Let us not sanction oppression of women in the name of islam. The Shariat Application Act of 1937, based on a rigid interpretation of Shariat, is part of the judicial legacy of colonial government. Under pressure from islamic parties, successive British governments during the 1930s enacted a series of laws to satisfy their demands, enshrining into law theological values that remain intact in the 21st century. Over the years, these laws have been amended, starting with Ayub Khan’s Muslim Family Laws Ordinance of 196 and legislation such as the Child Marriage Restraint Act, the Dowry Prohibition Act and the Oppression of Women and Children Act.
These acts, though encouraging the rightful practice of islam, have ameliorated women’s status from that of the Shariat Act – however, in a democratic country, these laws have only served to hinder the process of democratisation, especially regarding the equality of sexes and with this, have also tarnished the egalitarian nature of islam. With its laws regarding marriage and inheritance rights, The Shariat Application Act is not only contradictory to the constitution, it is, according to this document upon which our country is founded, unlawful. The constitution declares that every Bangladeshi citizen, regardless of sex, race or religion, has equal rights in all spheres of activity. The Shariat Application Act denies women the rights they might otherwise expect to be guaranteed as citizens of a democracy.
From the inheritance laws, which provide a male heir with twice the share of a female recipient, to the marriage laws, which transfer the decision to divorce over to a woman’s fiancé, the act is prejudiced against almost half of the country’s 140 million people (it should be noted that a woman’s right to divorce, khula, is guaranteed in islam). It also severely hinders the development of women by not preaching equality in law. If the government cannot recognise women as equals, how can one expect the people to do the same? If the government refuses to discredit socio-cultural prejudices, society will continue to hold opinions which degrade women and maintain their lesser status. What many refuse to acknowledge is that the laws of the Shariat were written for a different place and time and that by enacting legislation conceived for a centuries old context, the government is compromising our modern civil society.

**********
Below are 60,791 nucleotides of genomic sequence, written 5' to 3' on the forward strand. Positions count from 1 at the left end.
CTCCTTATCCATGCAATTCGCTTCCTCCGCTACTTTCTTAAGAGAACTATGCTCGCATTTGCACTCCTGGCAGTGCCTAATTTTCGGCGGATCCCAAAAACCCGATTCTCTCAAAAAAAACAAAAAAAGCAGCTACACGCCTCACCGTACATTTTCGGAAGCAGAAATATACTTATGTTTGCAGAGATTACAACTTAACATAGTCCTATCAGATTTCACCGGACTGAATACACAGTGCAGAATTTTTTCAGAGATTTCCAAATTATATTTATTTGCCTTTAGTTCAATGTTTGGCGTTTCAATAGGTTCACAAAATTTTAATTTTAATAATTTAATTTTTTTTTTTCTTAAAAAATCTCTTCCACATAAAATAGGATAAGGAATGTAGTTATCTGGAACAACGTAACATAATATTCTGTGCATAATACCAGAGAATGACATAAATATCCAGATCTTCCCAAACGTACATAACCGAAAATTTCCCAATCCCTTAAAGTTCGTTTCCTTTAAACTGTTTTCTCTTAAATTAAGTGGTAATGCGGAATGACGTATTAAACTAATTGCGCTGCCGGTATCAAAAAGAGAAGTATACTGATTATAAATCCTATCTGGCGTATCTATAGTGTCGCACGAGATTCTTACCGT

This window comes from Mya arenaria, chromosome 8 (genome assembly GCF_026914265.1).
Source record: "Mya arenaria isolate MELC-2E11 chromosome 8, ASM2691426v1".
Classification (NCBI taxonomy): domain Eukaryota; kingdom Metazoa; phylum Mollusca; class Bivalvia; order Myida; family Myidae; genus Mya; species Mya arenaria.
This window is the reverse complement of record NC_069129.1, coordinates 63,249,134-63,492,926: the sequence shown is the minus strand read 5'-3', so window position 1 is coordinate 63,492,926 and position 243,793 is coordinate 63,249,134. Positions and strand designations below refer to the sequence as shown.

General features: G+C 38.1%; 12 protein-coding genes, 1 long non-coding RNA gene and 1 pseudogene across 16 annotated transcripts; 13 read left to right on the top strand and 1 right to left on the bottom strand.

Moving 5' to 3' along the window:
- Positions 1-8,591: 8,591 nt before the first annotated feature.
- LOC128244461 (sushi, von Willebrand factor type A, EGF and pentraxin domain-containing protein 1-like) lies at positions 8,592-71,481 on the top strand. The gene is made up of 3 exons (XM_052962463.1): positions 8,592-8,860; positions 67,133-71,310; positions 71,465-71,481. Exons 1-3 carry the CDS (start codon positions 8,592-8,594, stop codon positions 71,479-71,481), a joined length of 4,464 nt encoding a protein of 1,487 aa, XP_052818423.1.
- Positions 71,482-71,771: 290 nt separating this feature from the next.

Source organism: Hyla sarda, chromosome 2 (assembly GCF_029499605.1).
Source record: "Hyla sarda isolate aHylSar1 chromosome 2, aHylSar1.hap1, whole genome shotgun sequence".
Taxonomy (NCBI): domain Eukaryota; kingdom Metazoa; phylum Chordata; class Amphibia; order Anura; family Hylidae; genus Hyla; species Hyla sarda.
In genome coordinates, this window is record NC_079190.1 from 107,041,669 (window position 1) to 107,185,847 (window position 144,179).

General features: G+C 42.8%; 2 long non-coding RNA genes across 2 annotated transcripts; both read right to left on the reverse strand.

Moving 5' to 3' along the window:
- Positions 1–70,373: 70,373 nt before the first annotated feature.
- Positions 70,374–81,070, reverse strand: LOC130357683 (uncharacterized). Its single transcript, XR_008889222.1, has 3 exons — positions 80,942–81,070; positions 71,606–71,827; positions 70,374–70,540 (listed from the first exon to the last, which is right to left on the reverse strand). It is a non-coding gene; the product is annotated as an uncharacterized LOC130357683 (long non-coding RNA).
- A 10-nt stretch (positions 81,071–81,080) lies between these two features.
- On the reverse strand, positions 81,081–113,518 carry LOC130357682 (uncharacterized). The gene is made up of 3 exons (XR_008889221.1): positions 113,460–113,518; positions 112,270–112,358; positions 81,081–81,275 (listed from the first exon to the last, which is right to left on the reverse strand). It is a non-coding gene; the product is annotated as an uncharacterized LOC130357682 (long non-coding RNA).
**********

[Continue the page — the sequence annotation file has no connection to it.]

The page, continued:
Unfortunately, the act will probably remain unchanged, due to fear of religious opposition. It is true that there exist numerous Islamic parties, some of which could be categorised ( and are, by external agencies ) as extremist but Bangladesh, despite having an 80% islamic majority, has never been a muslim state; the very foundation of the nation was built upon the ideals of democracy and pluralism and yet, these are the principles that are being eroded. Our forbears fought for the liberation of our nation, for the freedom of both men and women. Now, thirty years after liberation, women still face discrimination – second class citizens in their own homes. Oppression of the individual is a crime considered worse than murder in the Qur’an, so to use our religion which respects the mother, which forbids female infanticide and preaches equality, as a means of subjugating our women, could be seen not only as an act of cowardice but of blasphemy too.